Sunday, May 12, 2013

More On Sibling Rivalry & Scripture

There are some thinkers who have suggested that the real original sin is Cain's killing of Abel. While I generally reject this view, it has some merit. After all, the Cain/Abel story begins a pattern of sibling rivalry and struggle that in many ways defines the rest of Genesis. Abraham and Lot part ways. Ishmael and Isaac are set at odds by their mothers' rivalry. Jacob contends with his brother Esau and later his uncle Laban. Then the biggest of sibling rivalry's: Joseph's conflict with his brothers.

At the heart of all these stories is the theme of scapegoating. Rene Girard, who argues that scapegoating is the central sin in scripture and that scripture should be read as a working out of the scapegoating process in human history, is one of those who argues for the Cain and Abel Story as the true story of original sin. Cain of course kills Abel to work out his conflict with God, and out of envy. Isaac and Ishmael are the victims of Hagar's place as the scapegoat for Abraham and Sarah, whose unresolved issues are visited on Hagar and Ishmael. Jacob and Esau, and Joseph and His Brothers, are all examples of similar situations, if not identical situations.

And the whole of Genesis is the long story of people dealing with parental conflict by turning on their siblings. Limited resources add to the tension, a situation which is no one's fault becomes a reason to attack some individual as sinful or evil (Jacob and Esau grow up at a time when the Israelites' ancestors face limited water resources, as the various fights over wells in Genesis attests to). What is amazing is how open and honest the Bible is about the Scapegoating theme. Whereas other myths and stories try to conceal the theme, in the Bible it is open for all to see. Jacob the scapegoater is scapegoated himself, and realizes the errors of his ways.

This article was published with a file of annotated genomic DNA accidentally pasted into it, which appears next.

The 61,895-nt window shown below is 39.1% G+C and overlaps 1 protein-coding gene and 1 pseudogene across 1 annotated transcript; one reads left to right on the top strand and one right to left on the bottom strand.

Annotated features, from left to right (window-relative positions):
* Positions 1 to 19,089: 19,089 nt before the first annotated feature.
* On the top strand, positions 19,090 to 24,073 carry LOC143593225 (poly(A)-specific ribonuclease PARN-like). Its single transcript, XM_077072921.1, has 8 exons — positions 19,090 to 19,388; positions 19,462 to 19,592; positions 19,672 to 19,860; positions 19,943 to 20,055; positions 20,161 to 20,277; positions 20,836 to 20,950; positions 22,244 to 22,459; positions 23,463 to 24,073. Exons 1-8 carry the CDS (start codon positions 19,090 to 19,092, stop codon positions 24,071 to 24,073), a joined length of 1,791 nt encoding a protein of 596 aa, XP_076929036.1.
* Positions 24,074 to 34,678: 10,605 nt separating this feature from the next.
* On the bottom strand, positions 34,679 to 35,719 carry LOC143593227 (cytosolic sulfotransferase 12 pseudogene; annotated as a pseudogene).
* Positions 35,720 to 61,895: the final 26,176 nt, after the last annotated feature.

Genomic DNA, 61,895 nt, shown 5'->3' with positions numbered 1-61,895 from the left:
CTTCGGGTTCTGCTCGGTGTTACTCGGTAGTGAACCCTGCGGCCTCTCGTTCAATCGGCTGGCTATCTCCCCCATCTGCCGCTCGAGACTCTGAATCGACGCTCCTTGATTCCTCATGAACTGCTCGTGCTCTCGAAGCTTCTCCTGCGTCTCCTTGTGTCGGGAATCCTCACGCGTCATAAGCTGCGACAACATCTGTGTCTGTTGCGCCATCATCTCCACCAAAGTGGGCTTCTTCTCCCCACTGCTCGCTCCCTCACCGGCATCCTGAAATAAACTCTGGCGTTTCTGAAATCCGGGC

Certainly, the Bible speaks to a universal human truth here. Siblings' unresolved parental issues often lead to in-fighting. Brothers and sisters scapegoat each other. Indeed, the family structure is the first one that provides a framework for scapegoating. The legacies of these practices in the Bible are monumental: they lead to family feuds that become tribal feuds and later national feuds that last for centuries, and in some cases millenia. All of this surely speaks to Girard's hermeneutic. He was right in detecting the scapegoating theme as important and pervasive, though I disagree with him that it is foundational. What is certainly true is that the Girardian framework helps explain the importance of sibling rivalry in the Bible.

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